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by Tiger McKee
"In the days of my youth, the subject of rifle marksmanship was approached step-by-step. The first was sighting and aiming. The second was the firing position. The third was trigger control. And the fourth was rapid fire."
Jeff Cooper, The Art Of The Rifle
When I learned to fire a rifle, a .22 bolt action, this is exactly the sequence my father and grandfather used to teach me. It makes perfect sense. You have to know how to use the sights in order to place your hits in their intended location. The various firing positions, especially prone, provide stability, allowing the shooter to focus on the sighting and trigger control. Finally you move into rapid fire, but only shooting as fast as you can hit. Today it seems most shooters never, or very rarely work with traditional firing positions such as prone, kneeling and sitting. From one hundred yards have them hit prone, which should create more stability and accuracy, and the average results are usually disappointing.
There are two maxims for rifle shooting. First, if you can get closer, get closer. Obviously common sense applies here; for example it may not be a good ideal to approach a threat. Second, if you can get steadier then get steadier. This may sound like common sense, but you'll see a lot of shooters get so excited and wrapped up in making the shot that they fire from standing, and miss, as opposed to getting into kneeling for more stability and accuracy. You create stability by lowering your center of gravity and/or creating more contact points between your body and something solid.
A crucial part of your rifle training and practice should include traditional firing positions. Learn the differences, and what works best for you, between the "American Military" prone and "Olympic" prone. When it comes to sitting you have crossed leg, crossed ankle and open leg. Braced kneeling, where the support side elbow is braced on the support side knee, is a mandatory field position. Even when standing there is a difference between a traditional "standing" position and the "offhand" stance.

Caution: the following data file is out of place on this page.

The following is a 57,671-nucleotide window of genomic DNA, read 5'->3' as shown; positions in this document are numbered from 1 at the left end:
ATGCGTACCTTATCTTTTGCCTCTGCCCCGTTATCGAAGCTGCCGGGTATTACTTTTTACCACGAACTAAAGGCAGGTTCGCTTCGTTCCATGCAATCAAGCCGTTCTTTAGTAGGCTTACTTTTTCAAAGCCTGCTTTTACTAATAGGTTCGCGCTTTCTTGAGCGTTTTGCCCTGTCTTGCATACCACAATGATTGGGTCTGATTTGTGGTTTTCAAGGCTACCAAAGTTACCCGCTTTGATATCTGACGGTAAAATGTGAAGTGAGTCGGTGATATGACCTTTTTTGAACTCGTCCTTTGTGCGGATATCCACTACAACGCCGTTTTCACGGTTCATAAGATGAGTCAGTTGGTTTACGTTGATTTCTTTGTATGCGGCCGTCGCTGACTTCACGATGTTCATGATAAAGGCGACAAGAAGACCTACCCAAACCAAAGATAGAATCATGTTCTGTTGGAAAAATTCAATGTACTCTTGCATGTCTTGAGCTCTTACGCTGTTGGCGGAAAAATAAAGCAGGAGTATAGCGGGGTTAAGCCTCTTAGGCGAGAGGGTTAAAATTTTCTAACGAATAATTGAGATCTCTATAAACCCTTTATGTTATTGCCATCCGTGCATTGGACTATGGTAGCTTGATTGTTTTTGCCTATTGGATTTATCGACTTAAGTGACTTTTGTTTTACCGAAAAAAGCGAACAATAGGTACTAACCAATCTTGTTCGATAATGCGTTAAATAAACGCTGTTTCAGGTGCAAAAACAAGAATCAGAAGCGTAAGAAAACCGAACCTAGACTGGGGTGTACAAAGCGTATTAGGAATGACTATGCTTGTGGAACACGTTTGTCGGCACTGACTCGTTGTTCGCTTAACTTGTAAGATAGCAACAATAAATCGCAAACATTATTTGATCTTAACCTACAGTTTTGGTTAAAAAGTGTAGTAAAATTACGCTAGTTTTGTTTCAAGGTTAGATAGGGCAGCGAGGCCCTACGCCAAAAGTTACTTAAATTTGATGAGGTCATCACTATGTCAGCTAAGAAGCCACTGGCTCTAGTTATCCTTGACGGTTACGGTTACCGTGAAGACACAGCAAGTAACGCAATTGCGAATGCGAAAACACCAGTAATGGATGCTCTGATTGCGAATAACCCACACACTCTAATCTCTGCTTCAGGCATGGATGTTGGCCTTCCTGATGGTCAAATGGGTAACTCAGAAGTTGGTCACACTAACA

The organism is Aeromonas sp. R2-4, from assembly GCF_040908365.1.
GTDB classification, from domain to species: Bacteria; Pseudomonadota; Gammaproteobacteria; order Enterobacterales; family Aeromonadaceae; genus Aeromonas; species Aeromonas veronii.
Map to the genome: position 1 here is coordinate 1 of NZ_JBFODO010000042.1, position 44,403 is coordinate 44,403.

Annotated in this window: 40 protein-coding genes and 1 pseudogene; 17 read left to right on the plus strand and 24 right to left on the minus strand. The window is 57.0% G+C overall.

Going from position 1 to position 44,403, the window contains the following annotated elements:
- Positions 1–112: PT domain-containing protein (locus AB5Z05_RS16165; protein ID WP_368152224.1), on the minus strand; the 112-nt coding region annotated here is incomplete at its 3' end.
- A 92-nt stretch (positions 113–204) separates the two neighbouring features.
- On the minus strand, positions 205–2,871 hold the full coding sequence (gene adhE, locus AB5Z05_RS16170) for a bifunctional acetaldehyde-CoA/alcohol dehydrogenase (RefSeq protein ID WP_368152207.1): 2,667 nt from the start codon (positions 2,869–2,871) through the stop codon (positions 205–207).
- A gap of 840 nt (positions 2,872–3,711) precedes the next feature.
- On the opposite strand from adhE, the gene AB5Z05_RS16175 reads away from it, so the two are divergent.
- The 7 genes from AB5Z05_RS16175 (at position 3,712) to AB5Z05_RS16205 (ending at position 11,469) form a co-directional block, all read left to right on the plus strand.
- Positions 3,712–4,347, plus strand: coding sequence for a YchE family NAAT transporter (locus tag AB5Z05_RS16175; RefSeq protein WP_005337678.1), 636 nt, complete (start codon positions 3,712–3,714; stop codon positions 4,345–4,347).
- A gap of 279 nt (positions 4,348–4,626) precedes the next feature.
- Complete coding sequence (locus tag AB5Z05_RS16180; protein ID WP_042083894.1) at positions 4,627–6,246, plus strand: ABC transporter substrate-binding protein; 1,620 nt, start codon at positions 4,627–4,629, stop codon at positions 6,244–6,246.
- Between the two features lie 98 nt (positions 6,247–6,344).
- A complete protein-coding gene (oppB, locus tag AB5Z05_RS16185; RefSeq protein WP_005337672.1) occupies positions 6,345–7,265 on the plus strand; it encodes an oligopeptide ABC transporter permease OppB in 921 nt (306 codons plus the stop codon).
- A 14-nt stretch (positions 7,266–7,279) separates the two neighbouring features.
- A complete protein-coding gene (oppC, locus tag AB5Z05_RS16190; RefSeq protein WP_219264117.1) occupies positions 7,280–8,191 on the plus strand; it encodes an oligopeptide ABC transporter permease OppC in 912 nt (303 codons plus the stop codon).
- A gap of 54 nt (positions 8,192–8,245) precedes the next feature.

Use of the sling is another traditional skill that has fallen by the side. You can use the "hasty" sling method with a standard type two-point sling, loop up into a leather-shooting type sling, or there's my favorite, the Ching sling, which is easy and quick to use. Whenever the weak side elbow is supported, for example on in braced kneeling or prone on the ground, using the sling provides stability and accuracy.
Learning the traditional firing positions allows you to modify them for field use as dictated by the environment. Use a good position and modify it as necessary, like bracing or resting on objects in the environment. Then, sometimes you have to fire at longer distances from standing or offhand. Just keep in mind when you give up something or compromise in one area, like stability, then you compensate for it in another area, like ensuring a smooth trigger press. Rifle marksmanship, according to Cooper, "is dependent entirely upon individual self-control, and self-control is out of fashion in the Age of the Common Man." Training and practice create confidence. You "know" you can make the shot. Confidence leads to self-control, the secret to success in any conflict.
Tiger McKee is director of Shootrite Firearms Academy, located in northern Alabama. He is the author of "The Book of Two Guns," writes for several firearms/tactical publications, and is featured on GunTalk's DVD, "Fighting With The 1911 - http://shootrite.org/dvd/dvd.html Website: www.shootrite.org